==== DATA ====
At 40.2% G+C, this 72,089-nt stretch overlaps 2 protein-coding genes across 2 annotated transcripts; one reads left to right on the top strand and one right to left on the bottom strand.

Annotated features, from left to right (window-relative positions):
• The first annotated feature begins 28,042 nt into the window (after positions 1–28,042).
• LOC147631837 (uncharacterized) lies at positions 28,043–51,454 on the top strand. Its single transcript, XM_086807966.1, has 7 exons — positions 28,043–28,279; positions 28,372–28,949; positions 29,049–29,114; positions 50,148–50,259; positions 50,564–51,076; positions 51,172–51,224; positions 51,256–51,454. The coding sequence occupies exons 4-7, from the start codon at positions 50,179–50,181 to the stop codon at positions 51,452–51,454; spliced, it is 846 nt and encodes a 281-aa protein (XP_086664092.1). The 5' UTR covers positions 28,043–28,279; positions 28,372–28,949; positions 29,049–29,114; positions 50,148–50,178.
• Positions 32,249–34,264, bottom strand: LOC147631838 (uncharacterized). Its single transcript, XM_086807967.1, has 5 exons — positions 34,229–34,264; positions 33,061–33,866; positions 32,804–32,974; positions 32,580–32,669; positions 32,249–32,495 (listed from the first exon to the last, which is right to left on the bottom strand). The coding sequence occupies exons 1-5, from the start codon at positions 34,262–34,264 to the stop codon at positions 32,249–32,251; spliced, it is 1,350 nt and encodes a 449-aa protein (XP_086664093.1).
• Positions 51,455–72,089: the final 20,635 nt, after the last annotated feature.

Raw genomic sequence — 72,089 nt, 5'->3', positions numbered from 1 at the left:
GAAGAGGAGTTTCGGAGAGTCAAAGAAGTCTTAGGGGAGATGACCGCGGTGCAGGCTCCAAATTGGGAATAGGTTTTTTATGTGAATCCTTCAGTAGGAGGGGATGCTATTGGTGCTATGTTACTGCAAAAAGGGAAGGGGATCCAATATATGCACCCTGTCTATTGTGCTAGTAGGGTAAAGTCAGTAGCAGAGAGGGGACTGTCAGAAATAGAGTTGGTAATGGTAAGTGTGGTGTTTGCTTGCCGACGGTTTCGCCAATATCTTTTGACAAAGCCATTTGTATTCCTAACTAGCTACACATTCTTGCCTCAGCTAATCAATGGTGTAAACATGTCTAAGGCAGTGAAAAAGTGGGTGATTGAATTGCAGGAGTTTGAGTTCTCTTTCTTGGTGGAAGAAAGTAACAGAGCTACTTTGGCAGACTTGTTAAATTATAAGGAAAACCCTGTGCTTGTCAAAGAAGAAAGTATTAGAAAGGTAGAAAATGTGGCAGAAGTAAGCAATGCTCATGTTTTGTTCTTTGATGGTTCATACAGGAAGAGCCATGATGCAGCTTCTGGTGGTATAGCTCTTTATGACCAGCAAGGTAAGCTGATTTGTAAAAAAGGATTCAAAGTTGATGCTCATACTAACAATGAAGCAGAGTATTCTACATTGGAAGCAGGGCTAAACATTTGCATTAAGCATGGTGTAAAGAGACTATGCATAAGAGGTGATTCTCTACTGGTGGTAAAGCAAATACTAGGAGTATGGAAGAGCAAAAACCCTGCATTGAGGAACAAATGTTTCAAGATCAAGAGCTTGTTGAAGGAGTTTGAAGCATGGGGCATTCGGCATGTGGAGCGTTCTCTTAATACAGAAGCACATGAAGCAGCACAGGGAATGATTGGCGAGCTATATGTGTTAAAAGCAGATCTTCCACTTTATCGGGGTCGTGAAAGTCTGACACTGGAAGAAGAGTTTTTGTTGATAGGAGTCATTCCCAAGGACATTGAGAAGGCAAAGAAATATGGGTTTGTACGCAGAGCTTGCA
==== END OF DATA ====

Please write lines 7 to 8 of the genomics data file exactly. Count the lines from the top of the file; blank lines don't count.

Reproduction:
Raw genomic sequence — 72,089 nt, 5'->3', positions numbered from 1 at the left:
GAAGAGGAGTTTCGGAGAGTCAAAGAAGTCTTAGGGGAGATGACCGCGGTGCAGGCTCCAAATTGGGAATAGGTTTTTTATGTGAATCCTTCAGTAGGAGGGGATGCTATTGGTGCTATGTTACTGCAAAAAGGGAAGGGGATCCAATATATGCACCCTGTCTATTGTGCTAGTAGGGTAAAGTCAGTAGCAGAGAGGGGACTGTCAGAAATAGAGTTGGTAATGGTAAGTGTGGTGTTTGCTTGCCGACGGTTTCGCCAATATCTTTTGACAAAGCCATTTGTATTCCTAACTAGCTACACATTCTTGCCTCAGCTAATCAATGGTGTAAACATGTCTAAGGCAGTGAAAAAGTGGGTGATTGAATTGCAGGAGTTTGAGTTCTCTTTCTTGGTGGAAGAAAGTAACAGAGCTACTTTGGCAGACTTGTTAAATTATAAGGAAAACCCTGTGCTTGTCAAAGAAGAAAGTATTAGAAAGGTAGAAAATGTGGCAGAAGTAAGCAATGCTCATGTTTTGTTCTTTGATGGTTCATACAGGAAGAGCCATGATGCAGCTTCTGGTGGTATAGCTCTTTATGACCAGCAAGGTAAGCTGATTTGTAAAAAAGGATTCAAAGTTGATGCTCATACTAACAATGAAGCAGAGTATTCTACATTGGAAGCAGGGCTAAACATTTGCATTAAGCATGGTGTAAAGAGACTATGCATAAGAGGTGATTCTCTACTGGTGGTAAAGCAAATACTAGGAGTATGGAAGAGCAAAAACCCTGCATTGAGGAACAAATGTTTCAAGATCAAGAGCTTGTTGAAGGAGTTTGAAGCATGGGGCATTCGGCATGTGGAGCGTTCTCTTAATACAGAAGCACATGAAGCAGCACAGGGAATGATTGGCGAGCTATATGTGTTAAAAGCAGATCTTCCACTTTATCGGGGTCGTGAAAGTCTGACACTGGAAGAAGAGTTTTTGTTGATAGGAGTCATTCCCAAGGACATTGAGAAGGCAAAGAAATATGGGTTTGTACGCAGAGCTTGCA